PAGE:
An individual (or government) who wants to bring down the Bitcoin network could conceivably broadcast a ton of junk/illegitimate transactions to the network thereby consuming the bandwidth and processing power necessary for the network to deal with legitimate transactions.

I understand Bitcoin has two protocols in place to address this vector of attack:

1) First and foremost it has each node verify all information received before relaying it to its peers. As such, an attacker would barley get past first base (i.e, legitimate node 1) to be able to cause catastrophic damage to the network at large

2) banscore (which effectively computes how bad a node is behaving. Once it reaches a certain critical threshold a neighboring node will stop receiving connections from that node/IP for a period of time)

My main question is: considering the fact that the government (or a government run entity) controls IP allocation isn't this solution completely reliant/dependent on a centralized entity to work effectively?

2 Answers 2


...could conceivably broadcast a ton of junk/illegitimate transactions to the network thereby consuming the necessary bandwidth and processing power for the network to deal with legitimate ones.

If the transactions are invalid, then they would not be relayed by the network's nodes, making the attack somewhat ineffective. At best, the attacker could consume computational resources of peers they are directly connected to, though if they are spamming invalid transactions then they would probably be banned by their peers soon.

If the transactions are valid, then the attack becomes expensive, which is a disincentive over the long term. It would be extremely expensive to fill every block with 'spam' transactions, and there will still be other users that will compete (in terms of fees) to have their transactions confirmed first.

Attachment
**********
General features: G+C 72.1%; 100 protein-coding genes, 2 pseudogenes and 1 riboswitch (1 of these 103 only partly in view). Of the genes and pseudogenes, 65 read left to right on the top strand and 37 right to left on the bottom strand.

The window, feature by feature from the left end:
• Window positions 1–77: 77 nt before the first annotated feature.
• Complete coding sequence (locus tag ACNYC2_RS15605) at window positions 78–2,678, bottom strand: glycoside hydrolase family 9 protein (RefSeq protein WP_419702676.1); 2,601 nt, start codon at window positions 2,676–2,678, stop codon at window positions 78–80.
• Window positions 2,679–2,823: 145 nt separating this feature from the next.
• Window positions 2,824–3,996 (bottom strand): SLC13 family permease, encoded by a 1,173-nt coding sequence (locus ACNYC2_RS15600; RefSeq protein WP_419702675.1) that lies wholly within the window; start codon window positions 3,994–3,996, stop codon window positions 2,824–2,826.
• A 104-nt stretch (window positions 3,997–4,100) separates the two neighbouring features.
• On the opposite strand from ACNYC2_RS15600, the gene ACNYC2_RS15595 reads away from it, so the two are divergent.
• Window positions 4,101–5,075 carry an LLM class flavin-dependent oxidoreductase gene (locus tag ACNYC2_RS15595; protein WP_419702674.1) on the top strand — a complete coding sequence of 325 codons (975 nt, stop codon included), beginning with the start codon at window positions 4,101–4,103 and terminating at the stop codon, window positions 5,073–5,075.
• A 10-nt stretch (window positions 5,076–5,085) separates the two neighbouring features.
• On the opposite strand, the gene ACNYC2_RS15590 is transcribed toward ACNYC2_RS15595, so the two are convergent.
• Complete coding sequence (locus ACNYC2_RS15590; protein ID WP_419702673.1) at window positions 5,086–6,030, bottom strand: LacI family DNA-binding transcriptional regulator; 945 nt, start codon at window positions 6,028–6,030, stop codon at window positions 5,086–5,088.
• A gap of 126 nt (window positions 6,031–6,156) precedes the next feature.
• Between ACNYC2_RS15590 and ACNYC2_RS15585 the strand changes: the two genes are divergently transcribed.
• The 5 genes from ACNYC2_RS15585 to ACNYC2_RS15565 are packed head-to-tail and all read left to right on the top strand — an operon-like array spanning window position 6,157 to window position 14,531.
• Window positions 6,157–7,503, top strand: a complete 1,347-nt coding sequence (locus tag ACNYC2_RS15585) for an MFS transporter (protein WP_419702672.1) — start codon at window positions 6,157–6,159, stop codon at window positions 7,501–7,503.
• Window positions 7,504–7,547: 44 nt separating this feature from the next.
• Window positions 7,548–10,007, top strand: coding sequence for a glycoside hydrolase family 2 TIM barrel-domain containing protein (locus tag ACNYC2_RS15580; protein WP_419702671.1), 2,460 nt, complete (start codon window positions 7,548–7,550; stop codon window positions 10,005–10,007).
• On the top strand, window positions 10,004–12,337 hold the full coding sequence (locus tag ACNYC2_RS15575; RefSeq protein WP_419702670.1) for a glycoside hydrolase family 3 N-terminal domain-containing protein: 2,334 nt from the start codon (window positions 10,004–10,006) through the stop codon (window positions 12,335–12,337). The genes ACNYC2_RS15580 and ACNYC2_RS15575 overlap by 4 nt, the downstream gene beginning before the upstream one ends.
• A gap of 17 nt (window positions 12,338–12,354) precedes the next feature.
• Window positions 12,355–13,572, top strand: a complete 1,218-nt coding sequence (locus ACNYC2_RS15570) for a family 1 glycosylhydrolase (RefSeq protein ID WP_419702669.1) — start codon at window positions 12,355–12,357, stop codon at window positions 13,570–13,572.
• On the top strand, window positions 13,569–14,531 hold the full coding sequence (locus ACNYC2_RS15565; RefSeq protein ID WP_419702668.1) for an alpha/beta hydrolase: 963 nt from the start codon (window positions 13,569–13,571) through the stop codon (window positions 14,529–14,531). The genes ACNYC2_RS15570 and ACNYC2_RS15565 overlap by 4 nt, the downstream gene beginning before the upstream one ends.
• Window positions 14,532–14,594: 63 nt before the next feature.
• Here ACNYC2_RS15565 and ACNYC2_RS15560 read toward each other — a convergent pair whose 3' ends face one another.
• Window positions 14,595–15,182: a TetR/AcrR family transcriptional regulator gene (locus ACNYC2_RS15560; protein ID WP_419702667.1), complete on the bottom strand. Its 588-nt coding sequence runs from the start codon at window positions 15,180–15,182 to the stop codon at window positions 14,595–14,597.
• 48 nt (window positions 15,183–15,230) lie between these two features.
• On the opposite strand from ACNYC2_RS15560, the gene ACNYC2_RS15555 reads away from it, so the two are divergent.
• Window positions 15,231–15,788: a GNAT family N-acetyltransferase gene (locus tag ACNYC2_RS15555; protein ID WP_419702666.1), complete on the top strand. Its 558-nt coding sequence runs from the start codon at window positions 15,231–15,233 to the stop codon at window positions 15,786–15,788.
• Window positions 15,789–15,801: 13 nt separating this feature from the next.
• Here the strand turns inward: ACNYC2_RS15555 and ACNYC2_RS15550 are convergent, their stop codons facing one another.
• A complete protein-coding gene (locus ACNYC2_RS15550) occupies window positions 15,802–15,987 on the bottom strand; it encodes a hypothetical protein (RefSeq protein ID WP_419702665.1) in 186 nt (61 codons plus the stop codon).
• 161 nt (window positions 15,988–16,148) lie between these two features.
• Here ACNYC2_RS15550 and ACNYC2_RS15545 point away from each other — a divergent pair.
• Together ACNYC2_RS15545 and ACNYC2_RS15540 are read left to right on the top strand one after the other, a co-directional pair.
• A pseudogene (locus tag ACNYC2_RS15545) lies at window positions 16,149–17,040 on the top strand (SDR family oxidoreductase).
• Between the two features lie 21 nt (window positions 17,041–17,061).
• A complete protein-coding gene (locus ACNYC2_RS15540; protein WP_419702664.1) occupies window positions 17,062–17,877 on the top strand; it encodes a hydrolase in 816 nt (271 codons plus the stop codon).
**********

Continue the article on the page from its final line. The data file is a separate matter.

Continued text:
If some entity attacked bitcoin via IP/DNS blocks, this would not entirely shut down the network, though it would likely cause disruptions to some nodes. I believe that nodes which connect through Tor, or through other methods (such as by satellite) would still function without issue.


Attackers are financially disincentivized to do this.

  • They have to produce enough transactions, frequently enough to fill up blocks and keep them full
  • The transaction fee has to be large enough so they cause an actual clog instead of other users outbidding them with higher fees

To keep the above two points going for any meaningful amount of time costs a lot of money. It would only be temporary and only costs the attacker money. UTXOs still belong to their rightful owners and users on the network can start transacting again once the attacker loses interest and money.

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